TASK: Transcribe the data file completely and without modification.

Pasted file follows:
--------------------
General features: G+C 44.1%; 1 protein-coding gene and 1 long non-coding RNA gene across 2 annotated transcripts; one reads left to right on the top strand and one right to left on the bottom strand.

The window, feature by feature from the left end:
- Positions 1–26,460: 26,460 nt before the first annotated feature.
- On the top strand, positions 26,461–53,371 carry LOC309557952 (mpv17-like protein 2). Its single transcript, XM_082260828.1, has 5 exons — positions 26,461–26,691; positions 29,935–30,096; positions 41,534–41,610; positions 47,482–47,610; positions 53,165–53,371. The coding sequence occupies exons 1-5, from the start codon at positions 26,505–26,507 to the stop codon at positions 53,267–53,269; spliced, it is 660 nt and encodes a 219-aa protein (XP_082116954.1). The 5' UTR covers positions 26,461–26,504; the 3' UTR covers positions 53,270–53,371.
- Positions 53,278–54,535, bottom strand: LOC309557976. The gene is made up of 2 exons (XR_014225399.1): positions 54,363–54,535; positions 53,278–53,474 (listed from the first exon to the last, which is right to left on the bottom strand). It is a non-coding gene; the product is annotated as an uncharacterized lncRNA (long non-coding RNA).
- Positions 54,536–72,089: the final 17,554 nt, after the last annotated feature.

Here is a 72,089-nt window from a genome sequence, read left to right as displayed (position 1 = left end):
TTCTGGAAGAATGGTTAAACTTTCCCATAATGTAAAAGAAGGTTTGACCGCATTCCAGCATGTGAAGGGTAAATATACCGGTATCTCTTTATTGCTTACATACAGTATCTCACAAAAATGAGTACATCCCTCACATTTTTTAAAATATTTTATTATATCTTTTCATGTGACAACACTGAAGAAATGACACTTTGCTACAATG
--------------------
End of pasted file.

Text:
General features: G+C 44.1%; 1 protein-coding gene and 1 long non-coding RNA gene across 2 annotated transcripts; one reads left to right on the top strand and one right to left on the bottom strand.

The window, feature by feature from the left end:
- Positions 1–26,460: 26,460 nt before the first annotated feature.
- On the top strand, positions 26,461–53,371 carry LOC309557952 (mpv17-like protein 2). Its single transcript, XM_082260828.1, has 5 exons — positions 26,461–26,691; positions 29,935–30,096; positions 41,534–41,610; positions 47,482–47,610; positions 53,165–53,371. The coding sequence occupies exons 1-5, from the start codon at positions 26,505–26,507 to the stop codon at positions 53,267–53,269; spliced, it is 660 nt and encodes a 219-aa protein (XP_082116954.1). The 5' UTR covers positions 26,461–26,504; the 3' UTR covers positions 53,270–53,371.
- Positions 53,278–54,535, bottom strand: LOC309557976. The gene is made up of 2 exons (XR_014225399.1): positions 54,363–54,535; positions 53,278–53,474 (listed from the first exon to the last, which is right to left on the bottom strand). It is a non-coding gene; the product is annotated as an uncharacterized lncRNA (long non-coding RNA).
- Positions 54,536–72,089: the final 17,554 nt, after the last annotated feature.

Here is a 72,089-nt window from a genome sequence, read left to right as displayed (position 1 = left end):
TTCTGGAAGAATGGTTAAACTTTCCCATAATGTAAAAGAAGGTTTGACCGCATTCCAGCATGTGAAGGGTAAATATACCGGTATCTCTTTATTGCTTACATACAGTATCTCACAAAAATGAGTACATCCCTCACATTTTTTAAAATATTTTATTATATCTTTTCATGTGACAACACTGAAGAAATGACACTTTGCTACAATG